It's true that researchers have determined they'll have less warning than previously thought the next time the supervolcanoerupts.
The latest revelation comes after a 2013 study found the magma reservoir that feeds the supervolcano was almost triple the size of previous estimates. It's also news because, as the Timesnotes, decades are but "a blink of an eye, geologically speaking". A variety of sensors and satellites are always looking for changes, and right now, the supervolcano does not seem to pose a threat.
This is the first indication that "the conditions that lead to supereruptions might emerge within a human lifetime", which one researcher describes as "shocking", per the Times.
Today, Yellowstone National Park owes much of its rich geologic beauty to its violent past.
Features of the park, such as the Old Faithful geyser and the Grand Prismatic Spring that attract visitors from around the world, are signs of a huge magma reservoir rumbling below.
Some 630,000 years ago, a massive eruption rocked the region, spewing the rock and ash that created the Yellowstone caldera, a 40-mile-wide bowl that forms most of the park.
According to The Times, Shamloo later analyzed crystals from the team's dig that recorded changes in temperature, pressure and water content beneath the volcano - much like a set of tree rings.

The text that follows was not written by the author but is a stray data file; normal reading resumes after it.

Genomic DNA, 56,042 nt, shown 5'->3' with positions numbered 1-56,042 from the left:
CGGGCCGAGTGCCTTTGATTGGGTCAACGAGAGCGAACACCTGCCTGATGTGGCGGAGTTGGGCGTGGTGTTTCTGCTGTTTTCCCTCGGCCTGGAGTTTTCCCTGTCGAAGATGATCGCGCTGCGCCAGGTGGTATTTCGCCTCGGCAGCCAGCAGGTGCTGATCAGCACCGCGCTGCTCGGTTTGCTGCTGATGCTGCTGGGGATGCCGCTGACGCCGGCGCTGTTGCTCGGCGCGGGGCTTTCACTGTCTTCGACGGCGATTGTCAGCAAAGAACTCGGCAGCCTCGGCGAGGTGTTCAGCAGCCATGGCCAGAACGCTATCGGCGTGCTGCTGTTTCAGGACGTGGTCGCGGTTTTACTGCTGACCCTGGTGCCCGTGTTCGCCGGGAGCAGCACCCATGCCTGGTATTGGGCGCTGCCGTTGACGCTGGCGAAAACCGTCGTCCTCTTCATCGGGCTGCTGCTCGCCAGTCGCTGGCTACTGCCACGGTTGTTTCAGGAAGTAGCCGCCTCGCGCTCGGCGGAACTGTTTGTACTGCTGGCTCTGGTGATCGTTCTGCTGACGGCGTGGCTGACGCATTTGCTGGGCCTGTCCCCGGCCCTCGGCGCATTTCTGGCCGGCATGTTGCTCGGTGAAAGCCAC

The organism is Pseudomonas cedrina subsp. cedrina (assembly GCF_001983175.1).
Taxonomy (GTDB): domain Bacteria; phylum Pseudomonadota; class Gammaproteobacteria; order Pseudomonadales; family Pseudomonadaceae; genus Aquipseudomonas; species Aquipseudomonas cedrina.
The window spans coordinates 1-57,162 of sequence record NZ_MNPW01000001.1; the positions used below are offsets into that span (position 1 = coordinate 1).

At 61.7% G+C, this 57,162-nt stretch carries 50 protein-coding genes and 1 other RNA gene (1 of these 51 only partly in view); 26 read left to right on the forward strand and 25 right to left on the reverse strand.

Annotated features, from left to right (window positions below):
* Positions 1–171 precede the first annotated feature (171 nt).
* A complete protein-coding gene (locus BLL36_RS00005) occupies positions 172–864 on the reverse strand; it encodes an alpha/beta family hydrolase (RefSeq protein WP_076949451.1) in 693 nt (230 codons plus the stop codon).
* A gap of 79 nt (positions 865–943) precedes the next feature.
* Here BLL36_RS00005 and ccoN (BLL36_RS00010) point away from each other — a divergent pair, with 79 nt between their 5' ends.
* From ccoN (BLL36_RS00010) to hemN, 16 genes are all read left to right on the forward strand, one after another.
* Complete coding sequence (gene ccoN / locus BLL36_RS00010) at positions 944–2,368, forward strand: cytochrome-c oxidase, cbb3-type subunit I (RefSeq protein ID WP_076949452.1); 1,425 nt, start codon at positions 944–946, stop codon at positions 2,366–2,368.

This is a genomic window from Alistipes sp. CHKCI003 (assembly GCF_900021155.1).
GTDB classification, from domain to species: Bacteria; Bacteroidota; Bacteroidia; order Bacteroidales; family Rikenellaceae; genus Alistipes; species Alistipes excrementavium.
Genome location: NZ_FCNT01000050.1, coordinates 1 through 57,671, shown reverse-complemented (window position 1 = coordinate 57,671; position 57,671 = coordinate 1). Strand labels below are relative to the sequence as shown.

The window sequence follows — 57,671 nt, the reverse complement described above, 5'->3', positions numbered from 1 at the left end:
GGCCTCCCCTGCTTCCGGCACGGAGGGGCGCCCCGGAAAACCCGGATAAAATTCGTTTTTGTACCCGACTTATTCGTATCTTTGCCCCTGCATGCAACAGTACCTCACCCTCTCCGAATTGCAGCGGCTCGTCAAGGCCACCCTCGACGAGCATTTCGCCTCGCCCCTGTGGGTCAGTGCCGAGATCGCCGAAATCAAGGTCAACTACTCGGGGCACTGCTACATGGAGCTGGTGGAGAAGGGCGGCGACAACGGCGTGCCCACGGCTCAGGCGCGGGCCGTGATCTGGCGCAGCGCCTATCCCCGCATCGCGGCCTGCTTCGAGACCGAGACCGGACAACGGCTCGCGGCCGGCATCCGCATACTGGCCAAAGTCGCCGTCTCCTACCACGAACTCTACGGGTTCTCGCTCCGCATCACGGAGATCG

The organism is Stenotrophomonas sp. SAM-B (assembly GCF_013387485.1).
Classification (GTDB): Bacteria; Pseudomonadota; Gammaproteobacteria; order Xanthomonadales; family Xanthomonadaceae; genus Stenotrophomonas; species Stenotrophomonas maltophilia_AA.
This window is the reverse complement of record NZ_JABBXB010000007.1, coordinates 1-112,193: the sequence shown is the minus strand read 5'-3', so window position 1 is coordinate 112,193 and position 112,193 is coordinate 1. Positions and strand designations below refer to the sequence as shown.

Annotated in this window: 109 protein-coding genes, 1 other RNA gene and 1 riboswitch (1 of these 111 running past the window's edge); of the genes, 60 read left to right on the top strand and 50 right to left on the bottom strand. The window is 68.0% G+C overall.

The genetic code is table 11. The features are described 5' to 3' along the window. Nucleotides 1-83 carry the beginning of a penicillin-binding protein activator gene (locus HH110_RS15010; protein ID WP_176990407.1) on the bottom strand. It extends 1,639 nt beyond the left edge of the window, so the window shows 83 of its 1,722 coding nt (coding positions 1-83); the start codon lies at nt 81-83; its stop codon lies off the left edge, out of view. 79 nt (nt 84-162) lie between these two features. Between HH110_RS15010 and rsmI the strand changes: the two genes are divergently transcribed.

Given that eruptions of supervolcanoes buried on our planet-and there are several-are thought to occur every 100,000 years or so, however, the likelihood of such an event during your lifetime is small, reports the New York Times.
"It's an extraordinary uplift, because it covers such a large area and the rates are so high", Bob Smith, a Yellowstone expert at the University of Utah, told National Geographic at the time.
But nearly everyone who studies Yellowstone's slumbering supervolcano says that right now, we have no way of knowing when the next big blast will happen.
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